Can (religious) faith entail an absolute commitment to the one in whom we place faith and his word, such that one should hold that "no circumstances could arise in which I would cease to believe", (see the middle of this post, and this post and discussion) as marriage is a commitment to a person such that one intends and may hold that "under no circumstances will I cease to be faithful to this person"? Or must any rational person admit the (at least theoretical) possibility of certain things that would make it rationally and morally necessary to cease believing?
Since faith by definition is about things that we do not see to be true, there is no inherent contradiction in faith as such being contradicted by things we do see to be true, such an absolute assent of faith seems to imply an assent to the content of faith so strong that one would desire to hold to it as true, "even if it (the content of faith) were to be false". Can such faith be justified?
Consider the following situation: a woman has grounds to suspect her husband is cheating on her; there is a lot of evidence that he is; even when she asks him and he tells her that he is not, she must admit that the sum of evidence including his testimony is against him, and he probably is cheating. Still, she decides to believe him. I argue that the very act of believing him entails a commitment to him such that once she has given faith to his word, while it is still in fact possible that she is believing him though he is actually lying, this possibility is less relevant for her than it was prior to her giving faith. In this sense, after faith, the "if it were to be false" becomes less of a consideration for the believer, and to this degree she wills faith "even were it to be false".
A more detailed analysis of the situation: various persons present her with claims or evidence that her husband is cheating on her. Before confronting him or asking him if he is, she collects various evidence for and against it. She decides that since believing him if he is dishonest is not without its own evils, if the evidence that he is cheating (after taking into account the evidence constituted by his statement on the matter) constitutes a near certainty that he is cheating — let's say, over 95% probability that he is cheating — that she shouldn't believe him if he says he is not, but must either suspend judgment or maintain that he is cheating. Now, suppose the man says that he is not cheating, and the evidence is not quite that much against him, let's say, the evidence indicates a 90% probability that he is cheating, and a 10% probability that he is not. She makes the decision to believe him. Since she would not decide to do so unless she believed that it were good to so, she is giving an implicit negative value to "believing him, if he is in fact lying", a much greater positive value to "believing him, if he is speaking the truth", and consequently an implicit positive value to "believing him," (even though he is probably lying).
Going forward, she is presented with an easy opportunity to gather further evidence about whether he is in fact cheating. She must make a decision whether to do so. If she is always going to make the same decision at this point that she would have made if she had not yet decided to believe him, it seems that her "faith" she gives him and his word is rather empty. A given decision to pursue further evidence, while not incompatible with faith, is a blow against it — to the extent that, out of fidelity to him, she accepts his claim as sure, she must operate either on the assumption that further evidence will vindicate him, or that he is innocent despite the evidence. But to the extent she operates on one of these assumptions, there is no need to pursue further evidence. Pursuing evidence, therefore, implies abstracting from her faith in him. To pursue evidence because it is possible that further evidence will be even more against him and provide her with enough grounds to withdraw her assent to his claim of innocence means giving that faith a lesser role in her life and relationship with him, and is thereby a weakening of the exercise of that faith. Consequently, if that faith is a good thing, then, having given such faith, she must be more reluctant to seek a greater intellectual resolution of the case by greater evidence than she was before she had given it.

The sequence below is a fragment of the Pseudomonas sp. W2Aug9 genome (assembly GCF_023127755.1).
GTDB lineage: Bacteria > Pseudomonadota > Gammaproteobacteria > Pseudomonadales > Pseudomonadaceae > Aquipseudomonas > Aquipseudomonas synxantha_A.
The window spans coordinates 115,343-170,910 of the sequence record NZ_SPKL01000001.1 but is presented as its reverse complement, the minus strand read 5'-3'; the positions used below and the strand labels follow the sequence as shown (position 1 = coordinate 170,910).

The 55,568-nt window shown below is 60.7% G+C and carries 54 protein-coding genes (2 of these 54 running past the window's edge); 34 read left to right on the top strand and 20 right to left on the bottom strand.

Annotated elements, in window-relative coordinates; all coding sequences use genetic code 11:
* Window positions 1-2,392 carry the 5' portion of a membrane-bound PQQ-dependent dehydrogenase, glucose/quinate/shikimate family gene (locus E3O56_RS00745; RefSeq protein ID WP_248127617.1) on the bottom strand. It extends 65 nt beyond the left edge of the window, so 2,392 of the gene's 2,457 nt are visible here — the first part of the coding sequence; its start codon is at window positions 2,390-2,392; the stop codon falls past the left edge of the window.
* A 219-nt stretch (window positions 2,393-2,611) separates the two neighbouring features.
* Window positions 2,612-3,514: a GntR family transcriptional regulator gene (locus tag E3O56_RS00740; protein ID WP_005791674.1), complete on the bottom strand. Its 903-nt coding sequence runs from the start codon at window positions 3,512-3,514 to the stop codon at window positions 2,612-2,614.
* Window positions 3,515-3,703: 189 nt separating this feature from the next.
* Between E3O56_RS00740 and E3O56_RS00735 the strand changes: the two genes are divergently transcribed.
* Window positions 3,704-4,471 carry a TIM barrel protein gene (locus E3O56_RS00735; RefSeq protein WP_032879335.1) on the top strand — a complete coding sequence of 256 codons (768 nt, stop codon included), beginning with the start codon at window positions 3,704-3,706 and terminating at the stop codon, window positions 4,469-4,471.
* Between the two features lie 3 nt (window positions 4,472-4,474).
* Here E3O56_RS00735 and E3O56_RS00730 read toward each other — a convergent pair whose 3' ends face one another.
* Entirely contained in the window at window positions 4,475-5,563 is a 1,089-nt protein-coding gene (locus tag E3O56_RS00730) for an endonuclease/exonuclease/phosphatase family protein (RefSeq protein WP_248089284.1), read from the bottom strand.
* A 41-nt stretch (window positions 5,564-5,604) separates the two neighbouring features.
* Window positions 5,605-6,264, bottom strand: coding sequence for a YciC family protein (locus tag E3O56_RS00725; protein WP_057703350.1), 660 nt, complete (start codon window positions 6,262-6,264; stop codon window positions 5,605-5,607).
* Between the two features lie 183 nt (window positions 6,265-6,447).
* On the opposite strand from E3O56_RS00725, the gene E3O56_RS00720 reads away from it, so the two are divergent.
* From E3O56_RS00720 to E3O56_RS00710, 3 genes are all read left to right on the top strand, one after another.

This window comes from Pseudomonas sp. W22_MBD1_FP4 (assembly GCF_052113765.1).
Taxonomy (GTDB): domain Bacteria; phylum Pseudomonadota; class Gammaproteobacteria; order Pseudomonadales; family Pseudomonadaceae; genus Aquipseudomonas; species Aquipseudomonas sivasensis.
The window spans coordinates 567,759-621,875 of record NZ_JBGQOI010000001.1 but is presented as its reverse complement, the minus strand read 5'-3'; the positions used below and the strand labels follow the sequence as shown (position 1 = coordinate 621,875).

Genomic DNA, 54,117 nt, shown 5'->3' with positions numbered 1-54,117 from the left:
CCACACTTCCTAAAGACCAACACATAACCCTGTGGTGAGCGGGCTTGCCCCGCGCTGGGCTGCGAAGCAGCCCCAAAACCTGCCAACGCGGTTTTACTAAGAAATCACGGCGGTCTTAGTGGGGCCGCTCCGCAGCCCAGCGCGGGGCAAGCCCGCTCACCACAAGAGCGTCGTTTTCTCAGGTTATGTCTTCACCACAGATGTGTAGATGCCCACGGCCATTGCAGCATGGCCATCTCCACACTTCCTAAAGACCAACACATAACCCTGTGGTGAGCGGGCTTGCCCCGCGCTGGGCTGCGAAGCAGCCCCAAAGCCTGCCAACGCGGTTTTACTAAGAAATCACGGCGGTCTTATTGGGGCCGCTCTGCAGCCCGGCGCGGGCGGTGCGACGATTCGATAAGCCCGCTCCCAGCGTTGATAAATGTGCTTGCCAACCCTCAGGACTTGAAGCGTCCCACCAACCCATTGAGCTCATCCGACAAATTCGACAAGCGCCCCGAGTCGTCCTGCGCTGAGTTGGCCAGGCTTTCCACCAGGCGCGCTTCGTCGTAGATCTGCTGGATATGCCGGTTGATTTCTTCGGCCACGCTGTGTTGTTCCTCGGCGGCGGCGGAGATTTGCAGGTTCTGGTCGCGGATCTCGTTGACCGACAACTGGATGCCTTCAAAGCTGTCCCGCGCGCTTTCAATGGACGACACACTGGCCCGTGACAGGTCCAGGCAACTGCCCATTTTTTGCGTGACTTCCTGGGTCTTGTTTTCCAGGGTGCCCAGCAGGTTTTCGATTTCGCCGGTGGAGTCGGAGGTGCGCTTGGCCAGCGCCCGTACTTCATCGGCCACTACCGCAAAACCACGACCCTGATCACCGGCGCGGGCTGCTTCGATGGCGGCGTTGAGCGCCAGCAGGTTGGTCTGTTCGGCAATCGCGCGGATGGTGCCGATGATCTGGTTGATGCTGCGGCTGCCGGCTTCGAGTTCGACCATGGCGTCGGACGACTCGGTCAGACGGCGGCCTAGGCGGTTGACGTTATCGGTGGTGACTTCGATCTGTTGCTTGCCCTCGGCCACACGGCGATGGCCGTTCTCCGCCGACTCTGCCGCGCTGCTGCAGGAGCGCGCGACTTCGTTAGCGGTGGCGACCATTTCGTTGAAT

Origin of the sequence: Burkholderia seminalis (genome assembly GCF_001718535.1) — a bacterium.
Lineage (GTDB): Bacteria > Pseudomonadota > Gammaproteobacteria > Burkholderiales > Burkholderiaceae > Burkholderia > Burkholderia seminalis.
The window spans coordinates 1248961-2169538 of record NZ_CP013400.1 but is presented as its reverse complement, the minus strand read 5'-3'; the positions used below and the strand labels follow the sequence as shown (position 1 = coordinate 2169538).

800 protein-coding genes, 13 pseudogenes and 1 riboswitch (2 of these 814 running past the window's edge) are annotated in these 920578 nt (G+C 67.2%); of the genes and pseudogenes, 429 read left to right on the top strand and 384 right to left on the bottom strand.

In the act of giving faith, one makes a commitment to the person and his word; if such a commitment is good, and the breaking of such a commitment bad, then the value of that faith is thereby increased. So "believing him, if he is in fact lying" becomes overall less negative than it was prior to giving faith, and "believing him, if he is speaking the truth" becomes overall a greater positive value. Believing makes the possibility that objectively what one believes might be wrong less subjectively relevant, and makes one generally operate on the assumption that what one believes will not be proven false.
These considerations don't give a direct answer to the original questions, but do shed some light on them. If even faith given to persons in individual cases and in a limited respect entails a certain unwillingness (though not an absolute and unqualified unwillingness) to act upon the possibility that one's faith might not correspond to the truth, much more so in the case of religious faith given in relation to God and the whole of one's life.